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Former PF Release dealing with RSD

Posted by Marie on 9/08/01 at 17:16 (059522)

I had an endoscopic plantar fasciotomy over a year ago on my left foot. Since then I have been living a nightmare that won't go away. My foot is hot and then cold, is red-blue looking, burning sensation, as well as feeling little shocks as if I am being electrocuted.

The doctor who did the surgery gave up on me after two months. I went for a second opinion and was diagnosed with RSD (Reflex Sympathetic Dystrophy). I have been on numerous medications, physical therapy, and several lumbar sympathetic blocks. It seems that nothing is helping to resolve this issue or at least making my life a little easier.

I just seen my foot specialist the other day and he wants to implant a nerve stimulator. Has anyone ever had this procedure done and was it effective? Also are there any tests to determine if a patient may possibly be experiencing nerve entrapment?

Re: Former PF Release dealing with RSD

wendyn on 9/08/01 at 17:33 (059523)

Nerve entrapment is usually confirmed with an EMG/Nerve Conduction Velocity testing. Have you seen a neurologist?

Re: Former PF Release dealing with RSD

Ed Davis, DPM on 9/08/01 at 19:57 (059543)

Lumbar sympathetic blocks usually are very effective in RSD. Was the individual who administered the blocks experienced with the procedure? What sensations did you notice in your feet immediately after the blocks?
What medications have been tried?
Ed

Re: Former PF Release dealing with RSD

Dr. Zuckerman on 9/08/01 at 21:28 (059558)

There are RSD specialist and clinics. What kind of specialists are you seeing. If appears that you have had the classic treatments . An EMG and second opinion from someone who has alot of experience with RSD. There are RSD clinics.

Re: Former PF Release dealing with RSD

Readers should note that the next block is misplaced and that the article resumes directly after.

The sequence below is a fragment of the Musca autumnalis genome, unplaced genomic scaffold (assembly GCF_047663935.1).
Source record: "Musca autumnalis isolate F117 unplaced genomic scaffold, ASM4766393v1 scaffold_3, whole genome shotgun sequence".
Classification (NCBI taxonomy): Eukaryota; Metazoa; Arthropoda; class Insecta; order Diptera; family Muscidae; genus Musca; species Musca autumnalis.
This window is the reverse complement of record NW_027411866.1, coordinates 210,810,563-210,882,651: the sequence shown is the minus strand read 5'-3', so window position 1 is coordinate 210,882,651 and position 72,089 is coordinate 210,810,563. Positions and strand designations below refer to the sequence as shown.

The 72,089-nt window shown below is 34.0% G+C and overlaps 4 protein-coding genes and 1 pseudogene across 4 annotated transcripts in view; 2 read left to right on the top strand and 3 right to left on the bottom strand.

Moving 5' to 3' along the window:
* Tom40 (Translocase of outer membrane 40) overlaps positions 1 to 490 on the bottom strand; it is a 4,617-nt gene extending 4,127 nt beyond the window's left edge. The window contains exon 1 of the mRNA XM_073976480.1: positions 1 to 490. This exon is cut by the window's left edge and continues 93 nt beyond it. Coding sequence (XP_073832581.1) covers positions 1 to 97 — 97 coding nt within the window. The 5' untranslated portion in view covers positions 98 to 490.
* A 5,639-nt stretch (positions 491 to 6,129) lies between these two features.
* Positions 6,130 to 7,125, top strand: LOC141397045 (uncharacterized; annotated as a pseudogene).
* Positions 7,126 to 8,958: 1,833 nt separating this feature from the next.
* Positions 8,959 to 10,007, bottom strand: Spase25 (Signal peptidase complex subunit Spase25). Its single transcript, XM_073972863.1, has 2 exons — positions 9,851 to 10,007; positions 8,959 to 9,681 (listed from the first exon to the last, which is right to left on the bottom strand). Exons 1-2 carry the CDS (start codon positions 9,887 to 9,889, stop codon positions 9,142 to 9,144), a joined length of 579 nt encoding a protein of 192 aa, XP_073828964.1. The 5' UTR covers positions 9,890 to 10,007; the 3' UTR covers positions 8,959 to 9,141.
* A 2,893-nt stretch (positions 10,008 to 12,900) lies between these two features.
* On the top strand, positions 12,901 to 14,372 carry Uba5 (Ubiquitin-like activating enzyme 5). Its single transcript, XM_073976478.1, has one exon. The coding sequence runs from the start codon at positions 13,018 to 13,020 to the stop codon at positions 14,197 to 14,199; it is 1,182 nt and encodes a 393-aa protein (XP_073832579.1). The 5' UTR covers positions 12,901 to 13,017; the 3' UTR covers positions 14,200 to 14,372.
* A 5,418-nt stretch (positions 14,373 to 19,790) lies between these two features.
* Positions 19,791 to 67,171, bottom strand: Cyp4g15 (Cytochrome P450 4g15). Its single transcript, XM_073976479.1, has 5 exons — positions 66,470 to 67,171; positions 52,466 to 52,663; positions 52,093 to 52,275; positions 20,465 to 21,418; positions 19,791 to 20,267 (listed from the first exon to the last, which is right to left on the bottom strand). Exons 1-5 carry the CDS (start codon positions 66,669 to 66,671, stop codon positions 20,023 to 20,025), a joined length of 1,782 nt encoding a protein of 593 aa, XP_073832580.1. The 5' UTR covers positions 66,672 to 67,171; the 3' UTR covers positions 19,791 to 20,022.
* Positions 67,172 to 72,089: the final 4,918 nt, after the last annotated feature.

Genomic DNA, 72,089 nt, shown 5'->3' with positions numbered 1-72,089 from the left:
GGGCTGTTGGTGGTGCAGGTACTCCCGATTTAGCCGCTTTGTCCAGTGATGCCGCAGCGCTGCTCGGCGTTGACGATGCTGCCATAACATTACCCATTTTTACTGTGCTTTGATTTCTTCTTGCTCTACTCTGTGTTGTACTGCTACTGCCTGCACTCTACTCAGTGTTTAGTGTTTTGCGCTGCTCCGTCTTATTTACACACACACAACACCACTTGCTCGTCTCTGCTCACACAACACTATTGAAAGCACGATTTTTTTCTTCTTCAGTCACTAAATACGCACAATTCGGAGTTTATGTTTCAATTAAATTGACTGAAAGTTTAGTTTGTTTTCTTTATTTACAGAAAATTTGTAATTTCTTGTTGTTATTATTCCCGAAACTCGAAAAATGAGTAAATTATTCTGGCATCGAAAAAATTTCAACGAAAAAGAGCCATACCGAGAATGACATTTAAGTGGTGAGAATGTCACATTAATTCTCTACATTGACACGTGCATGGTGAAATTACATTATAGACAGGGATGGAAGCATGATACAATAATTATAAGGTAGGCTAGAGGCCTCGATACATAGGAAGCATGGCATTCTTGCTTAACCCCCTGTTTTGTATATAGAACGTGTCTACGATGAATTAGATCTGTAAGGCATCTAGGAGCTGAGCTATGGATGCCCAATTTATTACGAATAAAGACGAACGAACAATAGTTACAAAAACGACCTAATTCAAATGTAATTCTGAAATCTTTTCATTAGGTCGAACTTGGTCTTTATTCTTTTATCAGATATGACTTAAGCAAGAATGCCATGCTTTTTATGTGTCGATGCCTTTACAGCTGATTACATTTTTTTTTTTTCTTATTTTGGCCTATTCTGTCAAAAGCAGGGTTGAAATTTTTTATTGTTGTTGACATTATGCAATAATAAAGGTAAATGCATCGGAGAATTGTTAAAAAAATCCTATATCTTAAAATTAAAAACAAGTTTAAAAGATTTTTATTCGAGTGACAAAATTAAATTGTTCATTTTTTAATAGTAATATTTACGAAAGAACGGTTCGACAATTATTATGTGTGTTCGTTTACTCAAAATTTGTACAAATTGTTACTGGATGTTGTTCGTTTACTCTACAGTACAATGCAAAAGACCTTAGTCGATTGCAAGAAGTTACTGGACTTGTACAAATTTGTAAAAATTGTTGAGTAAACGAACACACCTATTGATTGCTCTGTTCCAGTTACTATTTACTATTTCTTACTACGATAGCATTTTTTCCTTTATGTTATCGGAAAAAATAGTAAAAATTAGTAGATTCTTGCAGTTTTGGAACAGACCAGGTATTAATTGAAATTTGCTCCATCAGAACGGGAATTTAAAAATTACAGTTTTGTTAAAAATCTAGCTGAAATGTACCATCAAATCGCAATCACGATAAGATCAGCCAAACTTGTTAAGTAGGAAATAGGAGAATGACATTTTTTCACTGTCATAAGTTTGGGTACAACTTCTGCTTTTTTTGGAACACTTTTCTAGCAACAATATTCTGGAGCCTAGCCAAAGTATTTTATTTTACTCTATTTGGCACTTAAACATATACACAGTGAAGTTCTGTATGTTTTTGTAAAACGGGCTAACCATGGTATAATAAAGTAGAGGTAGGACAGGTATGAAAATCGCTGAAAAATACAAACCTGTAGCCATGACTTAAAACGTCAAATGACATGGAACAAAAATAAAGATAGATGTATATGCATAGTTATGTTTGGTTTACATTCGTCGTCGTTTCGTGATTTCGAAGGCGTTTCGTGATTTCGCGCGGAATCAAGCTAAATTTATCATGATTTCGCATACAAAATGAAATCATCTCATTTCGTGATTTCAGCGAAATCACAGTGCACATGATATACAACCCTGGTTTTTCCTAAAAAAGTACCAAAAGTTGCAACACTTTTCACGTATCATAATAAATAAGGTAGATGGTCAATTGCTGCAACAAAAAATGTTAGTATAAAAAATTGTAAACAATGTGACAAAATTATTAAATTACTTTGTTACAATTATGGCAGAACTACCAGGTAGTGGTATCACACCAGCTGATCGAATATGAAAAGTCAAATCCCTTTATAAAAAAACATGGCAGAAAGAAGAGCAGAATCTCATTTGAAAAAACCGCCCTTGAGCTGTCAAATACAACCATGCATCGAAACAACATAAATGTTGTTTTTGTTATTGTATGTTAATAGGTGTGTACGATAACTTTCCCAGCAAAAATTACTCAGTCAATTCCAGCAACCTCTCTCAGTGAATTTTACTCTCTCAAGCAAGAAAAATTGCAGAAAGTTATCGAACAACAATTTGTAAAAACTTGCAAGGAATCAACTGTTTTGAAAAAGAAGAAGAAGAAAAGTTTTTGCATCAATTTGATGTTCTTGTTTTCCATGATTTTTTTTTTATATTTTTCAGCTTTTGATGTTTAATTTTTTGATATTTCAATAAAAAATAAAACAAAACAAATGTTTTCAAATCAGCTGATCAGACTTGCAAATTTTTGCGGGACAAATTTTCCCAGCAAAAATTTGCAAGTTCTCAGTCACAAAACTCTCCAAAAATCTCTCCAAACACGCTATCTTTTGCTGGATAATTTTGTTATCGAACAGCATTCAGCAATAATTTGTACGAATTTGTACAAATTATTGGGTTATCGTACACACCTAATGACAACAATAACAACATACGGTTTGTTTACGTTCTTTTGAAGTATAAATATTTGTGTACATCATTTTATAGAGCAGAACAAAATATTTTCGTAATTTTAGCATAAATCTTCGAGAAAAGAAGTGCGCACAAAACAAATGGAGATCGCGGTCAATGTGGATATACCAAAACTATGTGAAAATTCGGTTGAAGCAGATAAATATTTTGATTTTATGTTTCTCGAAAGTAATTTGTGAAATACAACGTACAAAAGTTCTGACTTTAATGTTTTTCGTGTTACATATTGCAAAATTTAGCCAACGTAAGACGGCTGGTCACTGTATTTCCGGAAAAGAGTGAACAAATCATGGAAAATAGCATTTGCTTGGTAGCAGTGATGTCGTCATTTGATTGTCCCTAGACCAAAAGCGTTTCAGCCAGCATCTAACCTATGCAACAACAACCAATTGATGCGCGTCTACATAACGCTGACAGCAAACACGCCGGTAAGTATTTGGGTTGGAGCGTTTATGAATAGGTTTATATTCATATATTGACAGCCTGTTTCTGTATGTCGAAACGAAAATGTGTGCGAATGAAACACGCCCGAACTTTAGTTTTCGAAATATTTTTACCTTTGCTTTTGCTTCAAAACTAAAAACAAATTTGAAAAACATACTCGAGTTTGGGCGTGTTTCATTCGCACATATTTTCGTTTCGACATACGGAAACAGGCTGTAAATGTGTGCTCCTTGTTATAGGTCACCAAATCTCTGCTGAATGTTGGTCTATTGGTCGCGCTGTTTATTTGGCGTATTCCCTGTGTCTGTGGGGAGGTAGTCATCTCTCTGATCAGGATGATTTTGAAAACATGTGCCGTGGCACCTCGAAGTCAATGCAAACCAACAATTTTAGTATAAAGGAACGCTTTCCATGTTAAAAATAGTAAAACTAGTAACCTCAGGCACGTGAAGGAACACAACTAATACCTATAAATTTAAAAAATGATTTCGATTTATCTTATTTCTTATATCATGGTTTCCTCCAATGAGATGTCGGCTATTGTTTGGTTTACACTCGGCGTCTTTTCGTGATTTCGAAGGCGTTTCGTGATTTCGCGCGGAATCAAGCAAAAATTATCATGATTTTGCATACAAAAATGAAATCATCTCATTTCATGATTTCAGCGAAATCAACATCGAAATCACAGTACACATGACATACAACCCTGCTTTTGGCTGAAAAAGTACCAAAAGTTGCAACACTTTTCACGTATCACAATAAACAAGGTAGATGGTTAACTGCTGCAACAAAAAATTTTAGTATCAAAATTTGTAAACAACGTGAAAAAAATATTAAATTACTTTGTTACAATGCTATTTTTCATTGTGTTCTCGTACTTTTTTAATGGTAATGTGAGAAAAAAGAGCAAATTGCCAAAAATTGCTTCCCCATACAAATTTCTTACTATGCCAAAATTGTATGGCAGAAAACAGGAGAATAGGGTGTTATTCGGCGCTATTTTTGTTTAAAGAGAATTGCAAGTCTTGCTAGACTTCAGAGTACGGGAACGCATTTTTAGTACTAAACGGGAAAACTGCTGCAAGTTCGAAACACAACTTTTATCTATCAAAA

Marie on 9/10/01 at 18:33 (059773)

Yes, he is a pain management specialist who has done hundreds of these procedures. Right after I noticed that my foot was very relaxed and somewhat calm. However this only lasted for a couple of days. He has had me on various meds such as: Neurotin, Celebrex, Lortab, & Darvocet to name a few.

Re: Former PF Release dealing with RSD

Marie on 9/10/01 at 18:35 (059775)

I have had 2 EMG studies in which I just can't be put through that type of pain again, it was horrible. I have been seeing a Foot Specialist and a Pain Management Specialist.

The foot specialist suggested sending me to a Dr. Schone?? in Baltimore, Maryland because he deals with a lot of RSD patients. Have you ever heard of him?

Re: Former PF Release dealing with RSD

Ed Davis, DPM on 9/12/01 at 23:36 (060080)

I cannot see any advantage to further EMG testing--not something to be concerned with. There is a Dr. Schon, orthopedic surgeon in Baltimore who has experience with TTS--unsure about his experience with RSD. One of the posters on this site has had experience with Dr. Schon.

Did your foot appear red and warm after the lumbar sympathetic blocks? That is one way we confirm that the blocks did take. Have you had any steroids used?